So what is the point of an exercise that will report your views after the decision is taken? It is to embarrass the Secretary of State by providing a popular response that is different to the one he chooses. Because the districts expect he will choose the One Somerset case. Which of course he may not.

6 comments

  • SSDC are delivering their leaflets to Dorset residents too!

  • Not nearly as big a sum of money as that wasted by SCC on the whole unitary bid in the middle of a pandemic.

    • Actually you’ll find that SSDC were also working on Stronger Somerset right through the pandemic too. And they were the authority tasked with coming up with a document, so not surprising the others didn’t.
      And as to which side spent what in total to date – well it’s about the same. But now this…,

  • If you polled the public do you think that they would support running on with local government reorganisation amidst the worst pandemic for over 100 years?

    Shame on all parties who carried on with this local government reorganisation during the pandemic.

    You are quite right to point out that the consultation to merge Taunton Deane Borough Council and West Somerset Council was a sham.

    The majority of respondents were against yet the Local Government Minister still approved it. That was Rishi Sunak, so following party lines did him no harm at the time.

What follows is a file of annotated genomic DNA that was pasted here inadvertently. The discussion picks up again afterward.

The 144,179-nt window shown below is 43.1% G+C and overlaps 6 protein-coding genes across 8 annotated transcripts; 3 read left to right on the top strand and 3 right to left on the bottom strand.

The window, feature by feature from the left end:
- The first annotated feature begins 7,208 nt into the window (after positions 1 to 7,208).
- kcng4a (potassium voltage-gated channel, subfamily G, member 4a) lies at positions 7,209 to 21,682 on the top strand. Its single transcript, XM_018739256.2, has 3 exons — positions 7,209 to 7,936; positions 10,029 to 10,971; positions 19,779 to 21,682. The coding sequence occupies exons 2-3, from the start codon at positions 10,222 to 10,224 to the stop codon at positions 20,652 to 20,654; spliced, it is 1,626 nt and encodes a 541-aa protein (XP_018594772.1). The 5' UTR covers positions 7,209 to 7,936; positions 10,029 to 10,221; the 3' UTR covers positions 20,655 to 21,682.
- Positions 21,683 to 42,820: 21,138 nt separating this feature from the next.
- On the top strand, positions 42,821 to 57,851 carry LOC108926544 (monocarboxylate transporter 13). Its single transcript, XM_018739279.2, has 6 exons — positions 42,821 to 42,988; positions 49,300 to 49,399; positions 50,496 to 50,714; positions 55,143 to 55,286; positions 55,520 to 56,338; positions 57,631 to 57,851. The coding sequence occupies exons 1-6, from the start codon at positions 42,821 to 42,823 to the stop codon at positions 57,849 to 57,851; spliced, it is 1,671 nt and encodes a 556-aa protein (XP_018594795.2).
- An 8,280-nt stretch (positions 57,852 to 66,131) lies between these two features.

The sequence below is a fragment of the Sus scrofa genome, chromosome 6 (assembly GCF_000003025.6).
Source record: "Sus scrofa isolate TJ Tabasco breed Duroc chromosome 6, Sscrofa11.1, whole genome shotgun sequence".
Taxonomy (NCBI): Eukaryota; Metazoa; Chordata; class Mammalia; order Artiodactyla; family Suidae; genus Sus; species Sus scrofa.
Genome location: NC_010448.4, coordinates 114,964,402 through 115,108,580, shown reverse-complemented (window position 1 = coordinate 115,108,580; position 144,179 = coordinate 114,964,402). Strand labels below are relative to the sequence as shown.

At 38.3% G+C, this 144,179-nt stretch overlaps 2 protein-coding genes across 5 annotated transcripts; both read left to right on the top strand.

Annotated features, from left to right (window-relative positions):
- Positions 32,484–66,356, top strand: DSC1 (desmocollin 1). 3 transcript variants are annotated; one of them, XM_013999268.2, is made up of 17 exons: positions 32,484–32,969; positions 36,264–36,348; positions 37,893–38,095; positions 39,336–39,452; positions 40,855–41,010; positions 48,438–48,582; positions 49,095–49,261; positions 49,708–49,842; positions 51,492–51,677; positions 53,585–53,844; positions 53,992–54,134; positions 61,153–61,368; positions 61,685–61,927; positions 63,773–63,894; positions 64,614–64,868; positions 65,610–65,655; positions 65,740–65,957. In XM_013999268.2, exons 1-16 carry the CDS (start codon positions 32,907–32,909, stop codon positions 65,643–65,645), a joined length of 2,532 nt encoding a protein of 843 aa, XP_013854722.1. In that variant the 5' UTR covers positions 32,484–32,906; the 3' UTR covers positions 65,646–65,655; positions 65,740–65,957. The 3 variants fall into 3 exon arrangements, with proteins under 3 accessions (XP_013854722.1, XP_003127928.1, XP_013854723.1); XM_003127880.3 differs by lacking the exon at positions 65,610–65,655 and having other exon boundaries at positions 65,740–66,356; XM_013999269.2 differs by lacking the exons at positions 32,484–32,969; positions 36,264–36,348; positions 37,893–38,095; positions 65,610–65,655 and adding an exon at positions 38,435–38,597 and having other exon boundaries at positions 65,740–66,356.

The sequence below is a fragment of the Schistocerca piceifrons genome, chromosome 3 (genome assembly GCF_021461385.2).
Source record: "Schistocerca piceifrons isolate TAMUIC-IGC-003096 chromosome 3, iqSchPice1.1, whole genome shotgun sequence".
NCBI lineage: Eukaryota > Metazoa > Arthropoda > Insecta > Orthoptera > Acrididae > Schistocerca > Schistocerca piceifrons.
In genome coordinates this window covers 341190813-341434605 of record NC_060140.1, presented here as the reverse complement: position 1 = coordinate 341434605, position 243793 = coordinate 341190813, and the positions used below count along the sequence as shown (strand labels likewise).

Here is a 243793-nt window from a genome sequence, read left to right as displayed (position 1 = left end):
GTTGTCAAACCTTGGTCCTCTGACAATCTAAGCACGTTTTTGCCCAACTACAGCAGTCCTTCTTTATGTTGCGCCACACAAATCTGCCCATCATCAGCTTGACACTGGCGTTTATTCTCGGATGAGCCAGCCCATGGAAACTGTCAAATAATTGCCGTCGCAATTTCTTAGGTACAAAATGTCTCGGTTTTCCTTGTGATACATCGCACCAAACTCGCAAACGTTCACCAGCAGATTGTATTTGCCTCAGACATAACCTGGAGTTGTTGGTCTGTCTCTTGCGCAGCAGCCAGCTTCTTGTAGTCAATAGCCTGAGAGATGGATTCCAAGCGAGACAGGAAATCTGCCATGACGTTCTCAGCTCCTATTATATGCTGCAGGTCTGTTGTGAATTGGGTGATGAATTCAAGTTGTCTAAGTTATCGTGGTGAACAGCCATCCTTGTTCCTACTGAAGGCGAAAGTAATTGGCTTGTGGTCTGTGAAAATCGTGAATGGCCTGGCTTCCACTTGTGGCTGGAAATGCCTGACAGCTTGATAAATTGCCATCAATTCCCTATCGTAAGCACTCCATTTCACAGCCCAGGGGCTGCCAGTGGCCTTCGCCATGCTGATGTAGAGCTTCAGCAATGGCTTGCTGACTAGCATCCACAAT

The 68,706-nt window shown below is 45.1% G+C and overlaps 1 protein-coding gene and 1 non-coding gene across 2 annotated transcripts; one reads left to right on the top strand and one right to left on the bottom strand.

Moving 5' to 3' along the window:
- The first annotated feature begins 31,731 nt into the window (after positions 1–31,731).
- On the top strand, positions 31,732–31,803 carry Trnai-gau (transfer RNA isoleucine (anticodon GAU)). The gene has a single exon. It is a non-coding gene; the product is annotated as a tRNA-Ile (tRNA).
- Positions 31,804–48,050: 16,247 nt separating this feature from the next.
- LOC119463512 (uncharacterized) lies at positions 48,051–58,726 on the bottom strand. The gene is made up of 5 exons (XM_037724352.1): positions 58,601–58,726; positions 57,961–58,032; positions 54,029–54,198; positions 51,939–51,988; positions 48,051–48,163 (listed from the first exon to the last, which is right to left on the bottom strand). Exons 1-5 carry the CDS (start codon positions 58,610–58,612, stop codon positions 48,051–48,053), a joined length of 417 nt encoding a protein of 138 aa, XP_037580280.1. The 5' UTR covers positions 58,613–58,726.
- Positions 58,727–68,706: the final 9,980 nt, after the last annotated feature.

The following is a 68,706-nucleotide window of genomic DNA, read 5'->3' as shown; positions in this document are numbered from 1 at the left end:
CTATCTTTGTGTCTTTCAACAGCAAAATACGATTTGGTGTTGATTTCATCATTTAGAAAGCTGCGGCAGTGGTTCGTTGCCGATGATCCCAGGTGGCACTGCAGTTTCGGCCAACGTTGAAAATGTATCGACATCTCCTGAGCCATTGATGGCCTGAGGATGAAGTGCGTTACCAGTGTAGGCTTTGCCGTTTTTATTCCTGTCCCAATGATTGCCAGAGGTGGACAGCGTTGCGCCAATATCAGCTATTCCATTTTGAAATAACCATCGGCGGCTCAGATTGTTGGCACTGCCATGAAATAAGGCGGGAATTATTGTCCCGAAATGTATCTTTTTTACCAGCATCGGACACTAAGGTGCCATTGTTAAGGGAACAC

It is worth googling “House of Lords Taunton Deane West Somerset” for the debate.

    Big savings were promised and duly NOT delivered. In fact, it ended up costing around £10m more than expected – thanks to a bizarre voluntary redundancy scheme whereby staff could self select for generous redundancy terms regardless of service needs etc.

    Warnings were issued that the modest merger between Taunton Deane and West Somerset would be subsumed by a Unitary within 5 years and here we are!

    Had Sedgemoor District Council been included too that would have made more sense but personality differences prevailed.

    We elect Councils every 4 years, so why are we about to reorganise our Somerset councils for the first time since the bodged 1974 elections (which begat the unloved Avon Council), WITHOUT a popular vote?

    I would like to vote for returning Somerset from its diminished 1974 borders to the longstanding historic borders and include North Somerset and Bath & NE Somerset (both too small to be cost effective unitary councils).

    That would in turn lead to two unitary councils: One for (Som West & Taunton +Sedgemoor + N Som) and the other being (South Som +Mendip +Bath & NE Som).

    But that option hasn’t been worked up.

    Sadly, in my view, the One Somerset unitary locks us into the botched 1974 reorganisation when the historic County of Somerset was partially subsumed into the unloved Avon Council.

    • Hard not to agree with many of these points. Our main contention throughout is not that one side is right or not. Although we have always been honest with readers about preferring the One Somerset bid. That said our over-riding position is and always has been to have a referendum to decide the future of local government in the bit of Somerset left to us. It is our view that Somerset residents have not been well served by this process. I know others will disagree.